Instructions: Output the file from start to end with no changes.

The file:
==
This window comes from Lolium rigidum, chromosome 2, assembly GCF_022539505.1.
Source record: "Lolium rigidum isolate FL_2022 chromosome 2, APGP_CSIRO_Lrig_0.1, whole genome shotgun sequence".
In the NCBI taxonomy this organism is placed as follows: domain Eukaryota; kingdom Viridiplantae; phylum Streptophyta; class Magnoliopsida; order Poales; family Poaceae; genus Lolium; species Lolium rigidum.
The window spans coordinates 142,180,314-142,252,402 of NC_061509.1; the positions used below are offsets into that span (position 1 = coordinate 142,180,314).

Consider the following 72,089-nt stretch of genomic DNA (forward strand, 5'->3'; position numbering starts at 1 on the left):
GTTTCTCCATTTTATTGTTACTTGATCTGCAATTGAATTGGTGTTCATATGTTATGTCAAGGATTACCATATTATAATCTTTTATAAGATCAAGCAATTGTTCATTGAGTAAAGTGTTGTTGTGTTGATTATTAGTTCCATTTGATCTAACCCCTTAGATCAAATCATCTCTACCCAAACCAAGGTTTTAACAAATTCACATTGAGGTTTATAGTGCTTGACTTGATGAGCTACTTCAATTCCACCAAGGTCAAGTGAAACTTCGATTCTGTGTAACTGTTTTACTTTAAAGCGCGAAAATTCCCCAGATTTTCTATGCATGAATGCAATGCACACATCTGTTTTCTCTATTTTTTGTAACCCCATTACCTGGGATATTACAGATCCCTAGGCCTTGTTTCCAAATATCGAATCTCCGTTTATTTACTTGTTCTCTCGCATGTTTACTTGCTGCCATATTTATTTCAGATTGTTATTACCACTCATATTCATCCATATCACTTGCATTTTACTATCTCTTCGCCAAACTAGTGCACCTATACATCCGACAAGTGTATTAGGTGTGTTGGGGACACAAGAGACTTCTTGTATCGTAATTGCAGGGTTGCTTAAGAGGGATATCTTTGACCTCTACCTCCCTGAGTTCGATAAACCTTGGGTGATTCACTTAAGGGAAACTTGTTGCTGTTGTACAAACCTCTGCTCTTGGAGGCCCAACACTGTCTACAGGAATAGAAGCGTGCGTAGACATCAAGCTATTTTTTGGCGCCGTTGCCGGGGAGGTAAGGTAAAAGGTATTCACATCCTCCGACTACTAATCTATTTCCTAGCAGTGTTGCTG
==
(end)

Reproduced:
This window comes from Lolium rigidum, chromosome 2, assembly GCF_022539505.1.
Source record: "Lolium rigidum isolate FL_2022 chromosome 2, APGP_CSIRO_Lrig_0.1, whole genome shotgun sequence".
In the NCBI taxonomy this organism is placed as follows: domain Eukaryota; kingdom Viridiplantae; phylum Streptophyta; class Magnoliopsida; order Poales; family Poaceae; genus Lolium; species Lolium rigidum.
The window spans coordinates 142,180,314-142,252,402 of NC_061509.1; the positions used below are offsets into that span (position 1 = coordinate 142,180,314).

Consider the following 72,089-nt stretch of genomic DNA (forward strand, 5'->3'; position numbering starts at 1 on the left):
GTTTCTCCATTTTATTGTTACTTGATCTGCAATTGAATTGGTGTTCATATGTTATGTCAAGGATTACCATATTATAATCTTTTATAAGATCAAGCAATTGTTCATTGAGTAAAGTGTTGTTGTGTTGATTATTAGTTCCATTTGATCTAACCCCTTAGATCAAATCATCTCTACCCAAACCAAGGTTTTAACAAATTCACATTGAGGTTTATAGTGCTTGACTTGATGAGCTACTTCAATTCCACCAAGGTCAAGTGAAACTTCGATTCTGTGTAACTGTTTTACTTTAAAGCGCGAAAATTCCCCAGATTTTCTATGCATGAATGCAATGCACACATCTGTTTTCTCTATTTTTTGTAACCCCATTACCTGGGATATTACAGATCCCTAGGCCTTGTTTCCAAATATCGAATCTCCGTTTATTTACTTGTTCTCTCGCATGTTTACTTGCTGCCATATTTATTTCAGATTGTTATTACCACTCATATTCATCCATATCACTTGCATTTTACTATCTCTTCGCCAAACTAGTGCACCTATACATCCGACAAGTGTATTAGGTGTGTTGGGGACACAAGAGACTTCTTGTATCGTAATTGCAGGGTTGCTTAAGAGGGATATCTTTGACCTCTACCTCCCTGAGTTCGATAAACCTTGGGTGATTCACTTAAGGGAAACTTGTTGCTGTTGTACAAACCTCTGCTCTTGGAGGCCCAACACTGTCTACAGGAATAGAAGCGTGCGTAGACATCAAGCTATTTTTTGGCGCCGTTGCCGGGGAGGTAAGGTAAAAGGTATTCACATCCTCCGACTACTAATCTATTTCCTAGCAGTGTTGCTG